Cars are responsible for only a tenth of all daily trips in Mumbai as as they have expanded their claim on the Right of Way, two things have happened. The space for public buses (responsible for 21% of the city’s daily work trips and non-motorised modes of transport (which includes pedestrians and cyclists) has shrunk, reducing their speed, safety and functional attractiveness. This is significant. Almost a third of Mumbai’s population walks to work, and everyone must at least walk to the bus stop, railway station or their car.
Private vehicles also take up more road space than their share of trips warrant, effectively privatising public space. Street parking makes this worse. Simultaneously, with footpaths and trees sacrificed to automobile lanes, the majority of street-users – including all walkers and working-class cyclists – are compelled to risk their lives on the street.
Alongside efficient use of space for mobility and the compromise of safety, the social function of the street is also getting compromised.
Perhaps the worst-hit are livelihoods on the street because of a combination of other reasons, all related to the ideology of modernist planning coded into law. The power of this ideology is revealed when we consider that this continues to happen against the spirit (and often the letter) of a law: the Street Vendors (Protection of Livelihood and Regulation of Street Vending) Act, 2014.
The splitting of the street by flyovers, medians, skywalks and railings cuts off pedestrian flows that are essential not only for informal vendors but even for formal shops. The physical shrinkage and qualitative deterioration of footpaths as well as the railings on their edge, have also reduced the usable width for vendors.
Meanwhile, elite civic activism against informal vending has also led to many court-directed quasi-planning actions like the delineation of hawking and non-hawking zones, or construction of off-street facilities like the hawkers’ plaza in Dadar in central Mumbai . These often fail, being in denial of the logic of natural markets.
Covid-19 and the city
This article is part of a series that seeks to address the question of how the pandemic could be used to transform Mumbai into a more inclusive, resilient city.
The way ahead
The challenges and opportunities of unlocking the city must be seen in this context. Clearly, the street is key to mobility on the one hand, and to livelihoods and the last mile of supply chains of essential goods for the majority of city residents. The usual policy approach of design-in-denial is unlikely to actively help recovery.
First, encouraging car travel would compromise mass mobility, which is the lifeblood of the economy. In Mumbai, for instance, average speeds of BEST buses have slowed significantly in the recent past because of congestion caused by cars whose numbers have increased because of more road space opened up by increased road length, width and improved networks.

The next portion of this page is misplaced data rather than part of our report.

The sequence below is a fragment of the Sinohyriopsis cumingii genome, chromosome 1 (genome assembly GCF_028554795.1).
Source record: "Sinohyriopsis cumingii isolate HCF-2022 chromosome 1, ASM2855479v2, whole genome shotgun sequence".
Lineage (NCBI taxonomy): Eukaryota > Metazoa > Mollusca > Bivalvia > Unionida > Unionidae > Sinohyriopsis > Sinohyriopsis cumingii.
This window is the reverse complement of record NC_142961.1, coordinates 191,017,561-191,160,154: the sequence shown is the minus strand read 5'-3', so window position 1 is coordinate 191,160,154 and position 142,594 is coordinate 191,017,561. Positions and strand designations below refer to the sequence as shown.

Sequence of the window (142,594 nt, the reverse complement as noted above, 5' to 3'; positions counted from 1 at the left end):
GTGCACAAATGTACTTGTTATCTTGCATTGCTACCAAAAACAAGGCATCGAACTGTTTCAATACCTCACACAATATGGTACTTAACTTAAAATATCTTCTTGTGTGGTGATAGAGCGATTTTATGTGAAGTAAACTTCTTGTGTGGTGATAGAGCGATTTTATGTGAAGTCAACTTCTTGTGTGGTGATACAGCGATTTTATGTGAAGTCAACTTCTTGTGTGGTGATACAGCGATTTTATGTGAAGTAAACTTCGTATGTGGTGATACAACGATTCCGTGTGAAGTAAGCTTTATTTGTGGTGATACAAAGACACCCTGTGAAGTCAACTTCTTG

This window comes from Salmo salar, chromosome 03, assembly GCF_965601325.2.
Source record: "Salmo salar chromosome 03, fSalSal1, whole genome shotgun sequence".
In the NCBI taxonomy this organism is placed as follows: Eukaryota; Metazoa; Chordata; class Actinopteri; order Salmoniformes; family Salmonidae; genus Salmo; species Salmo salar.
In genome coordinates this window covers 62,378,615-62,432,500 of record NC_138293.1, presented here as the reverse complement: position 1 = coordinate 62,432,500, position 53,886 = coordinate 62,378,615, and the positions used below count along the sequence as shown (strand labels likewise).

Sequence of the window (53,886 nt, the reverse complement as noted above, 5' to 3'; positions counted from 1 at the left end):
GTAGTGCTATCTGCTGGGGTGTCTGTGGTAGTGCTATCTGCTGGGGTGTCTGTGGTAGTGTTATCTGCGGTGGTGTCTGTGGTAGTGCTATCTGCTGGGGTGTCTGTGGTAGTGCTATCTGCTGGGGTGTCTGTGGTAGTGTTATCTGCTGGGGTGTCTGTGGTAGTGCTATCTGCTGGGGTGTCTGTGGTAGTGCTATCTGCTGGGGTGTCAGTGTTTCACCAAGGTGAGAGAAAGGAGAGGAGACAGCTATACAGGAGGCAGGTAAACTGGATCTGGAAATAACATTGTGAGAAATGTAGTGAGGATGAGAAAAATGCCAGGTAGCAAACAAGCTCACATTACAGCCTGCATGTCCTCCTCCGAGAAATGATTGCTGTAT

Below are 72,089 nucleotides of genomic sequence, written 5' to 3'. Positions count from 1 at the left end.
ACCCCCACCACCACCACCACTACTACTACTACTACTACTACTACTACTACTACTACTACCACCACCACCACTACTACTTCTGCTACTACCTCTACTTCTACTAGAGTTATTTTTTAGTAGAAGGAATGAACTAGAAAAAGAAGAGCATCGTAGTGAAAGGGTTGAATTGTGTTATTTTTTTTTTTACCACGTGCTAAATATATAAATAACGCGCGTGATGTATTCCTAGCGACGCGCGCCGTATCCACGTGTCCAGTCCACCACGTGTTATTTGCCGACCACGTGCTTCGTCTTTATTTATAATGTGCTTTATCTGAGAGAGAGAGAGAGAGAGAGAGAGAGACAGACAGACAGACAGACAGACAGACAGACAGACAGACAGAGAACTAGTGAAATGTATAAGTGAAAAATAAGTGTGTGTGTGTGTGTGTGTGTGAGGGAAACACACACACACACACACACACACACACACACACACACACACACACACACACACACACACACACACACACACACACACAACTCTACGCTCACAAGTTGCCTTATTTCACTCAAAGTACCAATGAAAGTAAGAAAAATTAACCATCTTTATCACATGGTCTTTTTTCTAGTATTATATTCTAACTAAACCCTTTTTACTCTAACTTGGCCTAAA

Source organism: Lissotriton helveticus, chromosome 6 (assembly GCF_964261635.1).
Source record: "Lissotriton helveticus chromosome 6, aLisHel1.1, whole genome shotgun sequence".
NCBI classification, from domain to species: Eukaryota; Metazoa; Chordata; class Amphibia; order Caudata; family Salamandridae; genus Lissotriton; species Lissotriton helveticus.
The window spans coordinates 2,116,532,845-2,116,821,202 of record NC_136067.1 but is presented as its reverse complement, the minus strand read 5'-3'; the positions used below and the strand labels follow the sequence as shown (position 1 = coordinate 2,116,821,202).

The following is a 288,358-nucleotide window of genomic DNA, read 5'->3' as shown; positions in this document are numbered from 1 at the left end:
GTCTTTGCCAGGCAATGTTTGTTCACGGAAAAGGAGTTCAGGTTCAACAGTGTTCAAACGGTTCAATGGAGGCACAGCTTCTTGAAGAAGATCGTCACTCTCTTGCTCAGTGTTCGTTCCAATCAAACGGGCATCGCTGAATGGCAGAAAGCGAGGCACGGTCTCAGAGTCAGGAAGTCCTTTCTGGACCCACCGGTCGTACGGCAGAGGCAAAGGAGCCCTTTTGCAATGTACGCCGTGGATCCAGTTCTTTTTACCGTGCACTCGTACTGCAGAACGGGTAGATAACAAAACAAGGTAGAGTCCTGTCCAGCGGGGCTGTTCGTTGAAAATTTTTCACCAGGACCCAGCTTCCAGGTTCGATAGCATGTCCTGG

The smarter – if counterintuitive for a time of physical distancing – short term response now would be to curtail car usage and sharply increase the supply of public buses and improve their speeds and frequencies by reserving exclusive lanes for them. Since buses can only carry a fraction of their passenger capacity to comply with physical distancing norms, this would be one way of increasing throughput.
Encouraging cycling and pedestrian traffic by temporarily allocating more width for them is also crucial. Of course, this will not be adequate, especially in Mumbai even if the suburban trains resume with physical distancing. But anything less would be much worse. The government is bending slowly to this way of thinking. However, it is still far from acknowledging the street in its fullness as a commons.
Is the street-as-commons the magic solution? Well, there are no magic solutions. However, formalising the commons vision, even if provisionally, is a practical step for the social recovery of the city. The poor are the city, in one sense. And street vending is estimated to contribute 11% of urban employment in India.
In another sense, the city at large also runs on their labour, more specifically on the self-exploitation that the economic system forces on them. The acuteness of their precarity was visible to all in the long and terrible march migrant workers among them undertook weeks ago. The commoning of the public street is often the only available basis for their survival.
More than the road then, the commoned street, with significant priority for public and non-motorised transport, is likely to be the more effective pathway to multi-dimensional recovery, difficult as that is going to be.
Himanshu Burte is an architect and urbanist, and Associate Professor at Centre for Urban Science and Engineering, Indian Institute of Technology-Bombay. The views expressed in the article are the author’s personal opinion and do not necessarily reflect those of IIT Bombay.
A time of unprecedented social suffering and uncertainty, Covid-19 serves as a moment of crisis as well as possibility for making urban policy differently. This article is part of an eight-part series that seeks to address the question of how the pandemic could be used to transform Mumbai into a more inclusive, resilient city. Read the other articles here.